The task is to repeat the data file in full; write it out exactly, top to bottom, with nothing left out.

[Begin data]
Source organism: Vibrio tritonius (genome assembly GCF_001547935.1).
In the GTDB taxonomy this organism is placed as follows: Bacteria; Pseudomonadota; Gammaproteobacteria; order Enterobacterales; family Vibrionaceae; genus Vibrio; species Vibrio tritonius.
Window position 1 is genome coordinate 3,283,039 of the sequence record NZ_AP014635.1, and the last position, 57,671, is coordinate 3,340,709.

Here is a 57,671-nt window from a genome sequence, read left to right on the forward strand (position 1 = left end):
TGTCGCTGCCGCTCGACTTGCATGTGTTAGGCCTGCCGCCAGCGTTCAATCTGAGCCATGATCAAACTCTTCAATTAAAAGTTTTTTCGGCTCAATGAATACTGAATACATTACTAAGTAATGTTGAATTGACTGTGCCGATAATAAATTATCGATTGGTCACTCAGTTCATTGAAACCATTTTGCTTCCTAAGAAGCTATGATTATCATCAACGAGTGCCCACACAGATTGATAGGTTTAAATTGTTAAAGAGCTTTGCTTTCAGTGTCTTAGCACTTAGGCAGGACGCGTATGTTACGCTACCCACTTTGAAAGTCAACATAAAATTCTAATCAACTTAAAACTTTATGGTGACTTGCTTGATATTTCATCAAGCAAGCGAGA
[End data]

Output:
Source organism: Vibrio tritonius (genome assembly GCF_001547935.1).
In the GTDB taxonomy this organism is placed as follows: Bacteria; Pseudomonadota; Gammaproteobacteria; order Enterobacterales; family Vibrionaceae; genus Vibrio; species Vibrio tritonius.
Window position 1 is genome coordinate 3,283,039 of the sequence record NZ_AP014635.1, and the last position, 57,671, is coordinate 3,340,709.

Here is a 57,671-nt window from a genome sequence, read left to right on the forward strand (position 1 = left end):
TGTCGCTGCCGCTCGACTTGCATGTGTTAGGCCTGCCGCCAGCGTTCAATCTGAGCCATGATCAAACTCTTCAATTAAAAGTTTTTTCGGCTCAATGAATACTGAATACATTACTAAGTAATGTTGAATTGACTGTGCCGATAATAAATTATCGATTGGTCACTCAGTTCATTGAAACCATTTTGCTTCCTAAGAAGCTATGATTATCATCAACGAGTGCCCACACAGATTGATAGGTTTAAATTGTTAAAGAGCTTTGCTTTCAGTGTCTTAGCACTTAGGCAGGACGCGTATGTTACGCTACCCACTTTGAAAGTCAACATAAAATTCTAATCAACTTAAAACTTTATGGTGACTTGCTTGATATTTCATCAAGCAAGCGAGA